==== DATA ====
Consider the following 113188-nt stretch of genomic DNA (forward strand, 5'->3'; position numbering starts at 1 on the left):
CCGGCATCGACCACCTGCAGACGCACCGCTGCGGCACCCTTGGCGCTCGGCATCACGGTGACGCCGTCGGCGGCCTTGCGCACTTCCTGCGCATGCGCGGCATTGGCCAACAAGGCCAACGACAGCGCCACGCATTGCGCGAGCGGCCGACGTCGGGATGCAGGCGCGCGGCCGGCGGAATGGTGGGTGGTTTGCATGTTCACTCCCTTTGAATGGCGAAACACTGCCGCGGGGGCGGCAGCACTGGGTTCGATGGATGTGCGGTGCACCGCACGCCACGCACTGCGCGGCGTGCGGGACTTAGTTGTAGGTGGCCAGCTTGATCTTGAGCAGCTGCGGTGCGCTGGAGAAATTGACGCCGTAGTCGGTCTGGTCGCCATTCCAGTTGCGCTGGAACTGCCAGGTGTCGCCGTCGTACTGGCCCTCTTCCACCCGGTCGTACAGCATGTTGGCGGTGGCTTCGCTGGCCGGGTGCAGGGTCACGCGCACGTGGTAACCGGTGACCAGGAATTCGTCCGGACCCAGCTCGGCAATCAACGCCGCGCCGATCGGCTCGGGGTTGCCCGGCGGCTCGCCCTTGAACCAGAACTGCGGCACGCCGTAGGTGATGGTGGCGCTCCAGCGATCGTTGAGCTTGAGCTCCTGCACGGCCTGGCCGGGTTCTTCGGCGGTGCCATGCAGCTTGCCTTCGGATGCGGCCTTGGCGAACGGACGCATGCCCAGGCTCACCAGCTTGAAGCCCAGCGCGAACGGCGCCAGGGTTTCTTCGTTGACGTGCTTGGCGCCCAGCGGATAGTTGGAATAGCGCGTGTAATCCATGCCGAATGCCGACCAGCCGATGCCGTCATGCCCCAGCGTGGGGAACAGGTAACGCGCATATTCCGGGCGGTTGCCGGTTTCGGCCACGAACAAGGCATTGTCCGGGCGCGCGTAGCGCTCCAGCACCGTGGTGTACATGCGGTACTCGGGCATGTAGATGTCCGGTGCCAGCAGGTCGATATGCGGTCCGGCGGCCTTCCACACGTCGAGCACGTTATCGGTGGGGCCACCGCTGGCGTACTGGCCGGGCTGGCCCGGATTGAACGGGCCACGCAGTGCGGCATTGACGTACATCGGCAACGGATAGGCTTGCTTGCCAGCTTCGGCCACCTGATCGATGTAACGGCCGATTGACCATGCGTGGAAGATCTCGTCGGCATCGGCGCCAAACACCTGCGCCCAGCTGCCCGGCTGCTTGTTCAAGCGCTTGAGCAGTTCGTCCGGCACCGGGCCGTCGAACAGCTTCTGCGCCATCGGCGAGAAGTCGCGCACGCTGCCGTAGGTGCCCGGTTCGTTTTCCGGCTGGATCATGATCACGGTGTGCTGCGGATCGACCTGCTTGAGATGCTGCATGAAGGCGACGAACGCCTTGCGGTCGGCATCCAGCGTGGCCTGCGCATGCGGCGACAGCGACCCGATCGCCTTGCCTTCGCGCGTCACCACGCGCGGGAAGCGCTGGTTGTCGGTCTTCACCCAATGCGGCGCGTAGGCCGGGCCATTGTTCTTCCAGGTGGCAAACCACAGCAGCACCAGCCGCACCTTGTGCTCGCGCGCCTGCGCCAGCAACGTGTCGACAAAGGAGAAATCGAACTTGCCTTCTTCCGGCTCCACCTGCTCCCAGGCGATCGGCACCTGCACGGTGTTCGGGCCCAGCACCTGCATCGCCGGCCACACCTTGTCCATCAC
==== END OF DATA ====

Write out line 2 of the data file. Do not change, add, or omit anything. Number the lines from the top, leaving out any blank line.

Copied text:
CCGGCATCGACCACCTGCAGACGCACCGCTGCGGCACCCTTGGCGCTCGGCATCACGGTGACGCCGTCGGCGGCCTTGCGCACTTCCTGCGCATGCGCGGCATTGGCCAACAAGGCCAACGACAGCGCCACGCATTGCGCGAGCGGCCGACGTCGGGATGCAGGCGCGCGGCCGGCGGAATGGTGGGTGGTTTGCATGTTCACTCCCTTTGAATGGCGAAACACTGCCGCGGGGGCGGCAGCACTGGGTTCGATGGATGTGCGGTGCACCGCACGCCACGCACTGCGCGGCGTGCGGGACTTAGTTGTAGGTGGCCAGCTTGATCTTGAGCAGCTGCGGTGCGCTGGAGAAATTGACGCCGTAGTCGGTCTGGTCGCCATTCCAGTTGCGCTGGAACTGCCAGGTGTCGCCGTCGTACTGGCCCTCTTCCACCCGGTCGTACAGCATGTTGGCGGTGGCTTCGCTGGCCGGGTGCAGGGTCACGCGCACGTGGTAACCGGTGACCAGGAATTCGTCCGGACCCAGCTCGGCAATCAACGCCGCGCCGATCGGCTCGGGGTTGCCCGGCGGCTCGCCCTTGAACCAGAACTGCGGCACGCCGTAGGTGATGGTGGCGCTCCAGCGATCGTTGAGCTTGAGCTCCTGCACGGCCTGGCCGGGTTCTTCGGCGGTGCCATGCAGCTTGCCTTCGGATGCGGCCTTGGCGAACGGACGCATGCCCAGGCTCACCAGCTTGAAGCCCAGCGCGAACGGCGCCAGGGTTTCTTCGTTGACGTGCTTGGCGCCCAGCGGATAGTTGGAATAGCGCGTGTAATCCATGCCGAATGCCGACCAGCCGATGCCGTCATGCCCCAGCGTGGGGAACAGGTAACGCGCATATTCCGGGCGGTTGCCGGTTTCGGCCACGAACAAGGCATTGTCCGGGCGCGCGTAGCGCTCCAGCACCGTGGTGTACATGCGGTACTCGGGCATGTAGATGTCCGGTGCCAGCAGGTCGATATGCGGTCCGGCGGCCTTCCACACGTCGAGCACGTTATCGGTGGGGCCACCGCTGGCGTACTGGCCGGGCTGGCCCGGATTGAACGGGCCACGCAGTGCGGCATTGACGTACATCGGCAACGGATAGGCTTGCTTGCCAGCTTCGGCCACCTGATCGATGTAACGGCCGATTGACCATGCGTGGAAGATCTCGTCGGCATCGGCGCCAAACACCTGCGCCCAGCTGCCCGGCTGCTTGTTCAAGCGCTTGAGCAGTTCGTCCGGCACCGGGCCGTCGAACAGCTTCTGCGCCATCGGCGAGAAGTCGCGCACGCTGCCGTAGGTGCCCGGTTCGTTTTCCGGCTGGATCATGATCACGGTGTGCTGCGGATCGACCTGCTTGAGATGCTGCATGAAGGCGACGAACGCCTTGCGGTCGGCATCCAGCGTGGCCTGCGCATGCGGCGACAGCGACCCGATCGCCTTGCCTTCGCGCGTCACCACGCGCGGGAAGCGCTGGTTGTCGGTCTTCACCCAATGCGGCGCGTAGGCCGGGCCATTGTTCTTCCAGGTGGCAAACCACAGCAGCACCAGCCGCACCTTGTGCTCGCGCGCCTGCGCCAGCAACGTGTCGACAAAGGAGAAATCGAACTTGCCTTCTTCCGGCTCCACCTGCTCCCAGGCGATCGGCACCTGCACGGTGTTCGGGCCCAGCACCTGCATCGCCGGCCACACCTTGTCCATCAC